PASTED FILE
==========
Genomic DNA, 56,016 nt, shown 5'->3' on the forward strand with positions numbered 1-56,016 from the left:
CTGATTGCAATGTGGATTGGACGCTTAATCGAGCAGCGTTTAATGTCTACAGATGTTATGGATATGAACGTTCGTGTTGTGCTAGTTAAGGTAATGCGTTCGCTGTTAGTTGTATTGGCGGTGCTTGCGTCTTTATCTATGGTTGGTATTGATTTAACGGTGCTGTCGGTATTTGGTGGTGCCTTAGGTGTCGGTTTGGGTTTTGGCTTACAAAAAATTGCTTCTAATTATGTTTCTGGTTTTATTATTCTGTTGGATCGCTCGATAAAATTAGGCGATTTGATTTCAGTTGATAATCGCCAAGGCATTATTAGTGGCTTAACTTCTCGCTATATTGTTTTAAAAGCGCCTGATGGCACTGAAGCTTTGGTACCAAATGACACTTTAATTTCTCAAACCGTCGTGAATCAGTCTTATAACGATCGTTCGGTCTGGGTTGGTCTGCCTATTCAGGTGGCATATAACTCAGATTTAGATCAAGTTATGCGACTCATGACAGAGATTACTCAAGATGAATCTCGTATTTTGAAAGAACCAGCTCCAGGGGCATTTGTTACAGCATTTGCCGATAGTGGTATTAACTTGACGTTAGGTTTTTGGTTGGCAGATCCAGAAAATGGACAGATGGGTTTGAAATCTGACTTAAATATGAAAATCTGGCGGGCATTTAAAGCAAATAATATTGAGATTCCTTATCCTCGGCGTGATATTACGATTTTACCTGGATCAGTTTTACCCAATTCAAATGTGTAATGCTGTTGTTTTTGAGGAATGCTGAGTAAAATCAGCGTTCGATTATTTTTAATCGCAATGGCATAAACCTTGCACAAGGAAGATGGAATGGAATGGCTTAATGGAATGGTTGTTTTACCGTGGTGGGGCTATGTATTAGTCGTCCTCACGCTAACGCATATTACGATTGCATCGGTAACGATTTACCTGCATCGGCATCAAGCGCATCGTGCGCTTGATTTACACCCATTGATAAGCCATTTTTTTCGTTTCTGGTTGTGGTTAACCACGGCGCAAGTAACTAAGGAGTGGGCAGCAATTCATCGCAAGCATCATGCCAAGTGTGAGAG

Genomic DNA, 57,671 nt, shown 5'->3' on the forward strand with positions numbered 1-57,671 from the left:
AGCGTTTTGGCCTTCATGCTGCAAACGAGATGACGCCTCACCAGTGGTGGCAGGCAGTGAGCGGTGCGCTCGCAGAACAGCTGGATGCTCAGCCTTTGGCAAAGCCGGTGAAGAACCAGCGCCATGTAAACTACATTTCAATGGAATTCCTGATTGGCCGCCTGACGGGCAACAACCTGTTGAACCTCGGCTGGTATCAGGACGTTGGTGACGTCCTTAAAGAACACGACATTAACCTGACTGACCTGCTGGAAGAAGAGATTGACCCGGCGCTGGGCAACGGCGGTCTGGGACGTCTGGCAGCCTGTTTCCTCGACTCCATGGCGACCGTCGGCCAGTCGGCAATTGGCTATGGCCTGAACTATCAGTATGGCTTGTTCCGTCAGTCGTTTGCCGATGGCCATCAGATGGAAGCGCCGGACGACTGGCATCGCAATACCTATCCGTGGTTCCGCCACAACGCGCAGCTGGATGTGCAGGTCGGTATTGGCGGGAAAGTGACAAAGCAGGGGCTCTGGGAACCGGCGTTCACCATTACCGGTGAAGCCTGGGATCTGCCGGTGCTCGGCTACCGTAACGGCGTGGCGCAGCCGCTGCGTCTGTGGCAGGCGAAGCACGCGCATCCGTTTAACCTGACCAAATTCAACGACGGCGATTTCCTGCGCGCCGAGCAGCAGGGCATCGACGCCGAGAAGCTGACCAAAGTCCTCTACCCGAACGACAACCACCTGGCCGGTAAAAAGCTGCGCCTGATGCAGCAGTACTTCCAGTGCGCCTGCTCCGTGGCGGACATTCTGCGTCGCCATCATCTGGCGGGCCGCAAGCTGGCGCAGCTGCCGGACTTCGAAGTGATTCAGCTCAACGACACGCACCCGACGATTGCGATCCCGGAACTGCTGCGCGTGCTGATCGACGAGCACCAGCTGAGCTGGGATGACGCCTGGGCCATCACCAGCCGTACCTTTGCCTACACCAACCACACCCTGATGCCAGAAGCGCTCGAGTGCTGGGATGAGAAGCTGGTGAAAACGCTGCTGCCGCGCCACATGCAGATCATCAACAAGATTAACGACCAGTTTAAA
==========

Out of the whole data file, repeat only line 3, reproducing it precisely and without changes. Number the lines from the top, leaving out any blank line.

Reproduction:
Genomic DNA, 57,671 nt, shown 5'->3' on the forward strand with positions numbered 1-57,671 from the left: